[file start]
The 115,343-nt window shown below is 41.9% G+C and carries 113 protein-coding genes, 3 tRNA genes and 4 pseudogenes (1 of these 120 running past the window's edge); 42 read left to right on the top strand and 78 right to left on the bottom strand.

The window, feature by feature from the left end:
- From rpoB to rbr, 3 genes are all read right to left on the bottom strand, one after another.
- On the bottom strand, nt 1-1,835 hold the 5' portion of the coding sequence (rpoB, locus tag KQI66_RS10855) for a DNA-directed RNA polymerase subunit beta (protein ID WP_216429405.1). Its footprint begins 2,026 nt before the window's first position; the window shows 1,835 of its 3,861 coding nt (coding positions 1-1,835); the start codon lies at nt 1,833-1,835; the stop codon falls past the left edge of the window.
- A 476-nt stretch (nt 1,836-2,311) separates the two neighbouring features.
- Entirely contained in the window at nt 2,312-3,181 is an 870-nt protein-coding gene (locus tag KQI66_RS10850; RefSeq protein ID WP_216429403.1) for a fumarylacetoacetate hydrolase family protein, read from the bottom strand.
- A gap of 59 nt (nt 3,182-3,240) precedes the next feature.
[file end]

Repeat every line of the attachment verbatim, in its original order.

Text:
The 115,343-nt window shown below is 41.9% G+C and carries 113 protein-coding genes, 3 tRNA genes and 4 pseudogenes (1 of these 120 running past the window's edge); 42 read left to right on the top strand and 78 right to left on the bottom strand.

The window, feature by feature from the left end:
- From rpoB to rbr, 3 genes are all read right to left on the bottom strand, one after another.
- On the bottom strand, nt 1-1,835 hold the 5' portion of the coding sequence (rpoB, locus tag KQI66_RS10855) for a DNA-directed RNA polymerase subunit beta (protein ID WP_216429405.1). Its footprint begins 2,026 nt before the window's first position; the window shows 1,835 of its 3,861 coding nt (coding positions 1-1,835); the start codon lies at nt 1,833-1,835; the stop codon falls past the left edge of the window.
- A 476-nt stretch (nt 1,836-2,311) separates the two neighbouring features.
- Entirely contained in the window at nt 2,312-3,181 is an 870-nt protein-coding gene (locus tag KQI66_RS10850; RefSeq protein ID WP_216429403.1) for a fumarylacetoacetate hydrolase family protein, read from the bottom strand.
- A gap of 59 nt (nt 3,182-3,240) precedes the next feature.